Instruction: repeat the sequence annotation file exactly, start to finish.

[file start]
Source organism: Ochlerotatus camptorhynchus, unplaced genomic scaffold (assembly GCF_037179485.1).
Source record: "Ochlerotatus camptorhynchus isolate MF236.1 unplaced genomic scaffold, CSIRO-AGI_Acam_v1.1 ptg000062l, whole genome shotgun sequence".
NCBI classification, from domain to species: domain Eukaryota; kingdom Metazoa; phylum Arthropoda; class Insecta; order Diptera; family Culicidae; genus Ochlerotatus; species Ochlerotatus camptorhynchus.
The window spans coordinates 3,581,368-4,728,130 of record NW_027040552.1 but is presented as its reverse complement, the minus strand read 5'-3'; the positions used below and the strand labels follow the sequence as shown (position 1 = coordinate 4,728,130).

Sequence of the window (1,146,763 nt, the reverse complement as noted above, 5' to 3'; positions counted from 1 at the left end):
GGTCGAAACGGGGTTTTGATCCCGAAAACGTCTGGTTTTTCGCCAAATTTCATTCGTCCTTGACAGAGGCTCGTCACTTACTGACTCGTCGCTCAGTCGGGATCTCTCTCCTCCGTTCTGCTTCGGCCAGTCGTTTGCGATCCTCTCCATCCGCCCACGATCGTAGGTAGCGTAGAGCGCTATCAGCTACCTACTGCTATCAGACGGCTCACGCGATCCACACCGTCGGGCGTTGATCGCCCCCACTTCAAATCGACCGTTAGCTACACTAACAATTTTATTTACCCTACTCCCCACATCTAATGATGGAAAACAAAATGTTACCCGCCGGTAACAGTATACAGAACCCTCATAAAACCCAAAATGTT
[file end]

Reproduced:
Source organism: Ochlerotatus camptorhynchus, unplaced genomic scaffold (assembly GCF_037179485.1).
Source record: "Ochlerotatus camptorhynchus isolate MF236.1 unplaced genomic scaffold, CSIRO-AGI_Acam_v1.1 ptg000062l, whole genome shotgun sequence".
NCBI classification, from domain to species: domain Eukaryota; kingdom Metazoa; phylum Arthropoda; class Insecta; order Diptera; family Culicidae; genus Ochlerotatus; species Ochlerotatus camptorhynchus.
The window spans coordinates 3,581,368-4,728,130 of record NW_027040552.1 but is presented as its reverse complement, the minus strand read 5'-3'; the positions used below and the strand labels follow the sequence as shown (position 1 = coordinate 4,728,130).

Sequence of the window (1,146,763 nt, the reverse complement as noted above, 5' to 3'; positions counted from 1 at the left end):
GGTCGAAACGGGGTTTTGATCCCGAAAACGTCTGGTTTTTCGCCAAATTTCATTCGTCCTTGACAGAGGCTCGTCACTTACTGACTCGTCGCTCAGTCGGGATCTCTCTCCTCCGTTCTGCTTCGGCCAGTCGTTTGCGATCCTCTCCATCCGCCCACGATCGTAGGTAGCGTAGAGCGCTATCAGCTACCTACTGCTATCAGACGGCTCACGCGATCCACACCGTCGGGCGTTGATCGCCCCCACTTCAAATCGACCGTTAGCTACACTAACAATTTTATTTACCCTACTCCCCACATCTAATGATGGAAAACAAAATGTTACCCGCCGGTAACAGTATACAGAACCCTCATAAAACCCAAAATGTT